ALL BLACKS TEST
Lions coach Warren Gatland blasts Kiwi tactics
Gatland says off-the-ball obstruction is endemic in New Zealand rugby
Hamilton — British and Irish Lions coach Warren Gatland has accused New Zealand players of illegal blocking and urged officials to clamp down on the tactic in this week’s first Test against the All Blacks.
Gatland said off-the-ball obstruction was endemic in New Zealand rugby and his players had been blocked throughout their five warm-up games, costing them valuable attacking opportunities.
The New Zealander made his comments ahead of the Lions match against the Chiefs on Tuesday, but they were aimed squarely at Jaco Peyper, the South African referee in charge of Saturday’s first Test.
"The frustrating thing for us is the amount of blocking that’s going on, the off-the-ball stuff," Gatland said.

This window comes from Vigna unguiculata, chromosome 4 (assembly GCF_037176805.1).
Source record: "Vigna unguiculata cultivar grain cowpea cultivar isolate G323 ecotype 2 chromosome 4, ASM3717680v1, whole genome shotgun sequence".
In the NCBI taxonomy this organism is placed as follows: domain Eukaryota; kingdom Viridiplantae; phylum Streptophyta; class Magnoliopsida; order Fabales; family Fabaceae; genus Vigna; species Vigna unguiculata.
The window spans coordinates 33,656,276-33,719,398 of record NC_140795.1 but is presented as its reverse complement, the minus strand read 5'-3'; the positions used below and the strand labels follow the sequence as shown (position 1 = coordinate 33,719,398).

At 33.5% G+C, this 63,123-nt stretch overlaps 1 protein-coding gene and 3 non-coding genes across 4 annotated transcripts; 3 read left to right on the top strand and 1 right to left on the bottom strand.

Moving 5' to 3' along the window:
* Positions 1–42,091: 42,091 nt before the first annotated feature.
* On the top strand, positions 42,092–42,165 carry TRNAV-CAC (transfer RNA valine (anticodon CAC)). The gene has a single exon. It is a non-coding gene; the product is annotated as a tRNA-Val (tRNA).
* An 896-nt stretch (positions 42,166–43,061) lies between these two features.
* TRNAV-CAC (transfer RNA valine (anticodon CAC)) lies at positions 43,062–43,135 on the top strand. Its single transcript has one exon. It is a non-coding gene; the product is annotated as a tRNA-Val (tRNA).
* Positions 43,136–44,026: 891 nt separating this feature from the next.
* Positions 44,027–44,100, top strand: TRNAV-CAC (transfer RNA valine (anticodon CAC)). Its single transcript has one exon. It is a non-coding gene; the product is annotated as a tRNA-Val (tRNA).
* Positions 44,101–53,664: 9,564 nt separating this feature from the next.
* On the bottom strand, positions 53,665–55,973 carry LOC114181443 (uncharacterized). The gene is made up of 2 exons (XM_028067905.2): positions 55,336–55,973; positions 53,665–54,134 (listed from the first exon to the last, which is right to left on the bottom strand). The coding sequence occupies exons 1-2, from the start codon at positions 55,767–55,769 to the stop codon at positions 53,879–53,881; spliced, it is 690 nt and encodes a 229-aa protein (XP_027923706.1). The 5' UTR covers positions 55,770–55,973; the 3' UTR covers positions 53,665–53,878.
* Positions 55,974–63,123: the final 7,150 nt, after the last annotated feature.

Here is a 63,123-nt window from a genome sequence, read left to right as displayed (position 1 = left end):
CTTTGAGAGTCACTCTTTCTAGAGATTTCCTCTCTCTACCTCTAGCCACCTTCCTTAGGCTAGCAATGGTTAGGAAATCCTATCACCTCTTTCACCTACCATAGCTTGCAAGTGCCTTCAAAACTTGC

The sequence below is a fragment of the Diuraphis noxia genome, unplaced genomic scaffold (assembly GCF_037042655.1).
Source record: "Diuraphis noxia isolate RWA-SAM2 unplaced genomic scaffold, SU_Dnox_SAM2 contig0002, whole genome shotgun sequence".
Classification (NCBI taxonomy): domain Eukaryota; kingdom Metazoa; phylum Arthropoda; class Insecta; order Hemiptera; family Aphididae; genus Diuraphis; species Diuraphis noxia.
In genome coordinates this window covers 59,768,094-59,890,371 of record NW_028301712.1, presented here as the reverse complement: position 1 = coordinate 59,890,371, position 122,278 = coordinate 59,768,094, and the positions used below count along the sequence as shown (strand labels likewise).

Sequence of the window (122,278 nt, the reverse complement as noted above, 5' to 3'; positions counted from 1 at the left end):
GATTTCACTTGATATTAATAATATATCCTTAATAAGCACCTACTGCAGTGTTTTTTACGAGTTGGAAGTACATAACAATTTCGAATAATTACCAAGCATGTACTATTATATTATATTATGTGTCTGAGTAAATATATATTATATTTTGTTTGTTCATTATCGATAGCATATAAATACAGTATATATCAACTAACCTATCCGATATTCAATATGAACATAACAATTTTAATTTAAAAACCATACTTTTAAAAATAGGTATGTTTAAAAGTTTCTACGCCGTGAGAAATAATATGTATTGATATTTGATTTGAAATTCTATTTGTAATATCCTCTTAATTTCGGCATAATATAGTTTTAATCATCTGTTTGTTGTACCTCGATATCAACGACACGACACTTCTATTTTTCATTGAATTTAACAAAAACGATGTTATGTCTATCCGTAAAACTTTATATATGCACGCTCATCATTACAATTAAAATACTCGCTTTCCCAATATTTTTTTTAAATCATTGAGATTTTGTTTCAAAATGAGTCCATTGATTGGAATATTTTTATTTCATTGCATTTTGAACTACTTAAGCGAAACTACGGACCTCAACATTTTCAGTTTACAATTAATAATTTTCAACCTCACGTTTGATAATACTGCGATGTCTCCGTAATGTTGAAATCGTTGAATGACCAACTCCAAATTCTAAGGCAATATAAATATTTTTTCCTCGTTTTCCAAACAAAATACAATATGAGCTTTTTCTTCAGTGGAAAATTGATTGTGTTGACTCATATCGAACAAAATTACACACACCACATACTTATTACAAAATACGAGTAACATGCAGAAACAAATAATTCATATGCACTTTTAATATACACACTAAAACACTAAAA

"It makes it difficult to complete attacking opportunities and situations because there is so much happening off the ball in terms of holding players.
"We’ve raised it with the referee already. If you listen to the referee’s mic, they were talking about it constantly through the Maori game. They gave a couple of penalties for blocking.
"It’s one of the hardest things to pick up because it tends to happen quite a long way off the ball," he said.
Gatland said the blocking impeded his players’ ability to compete in the air, nullifying the Lions’ kicking game and costing them tries.
He said officials stopped the tactic in the Maori All Blacks match last Saturday, coinciding with the Lions’ best performance on tour so far in a 32-10 win. But he said such shepherding was often difficult to spot and warned "we’ll keep raising it".
"When you go back and look at the tapes and look at all the stuff off the ball, where someone’s run a line or stopped someone getting through, some of it is very subtle," he said.
"That’s made it difficult. It’s part of the game in New Zealand, all New Zealand teams are doing it at the moment … we’ve just got to hope the referees, assistant referees and the TMOs pick up what’s going on."
Gatland’s allegations are sure to raise hackles in the All Blacks camp, particularly after he said New Zealand coach Steve Hansen was "worried" about the improving Lions.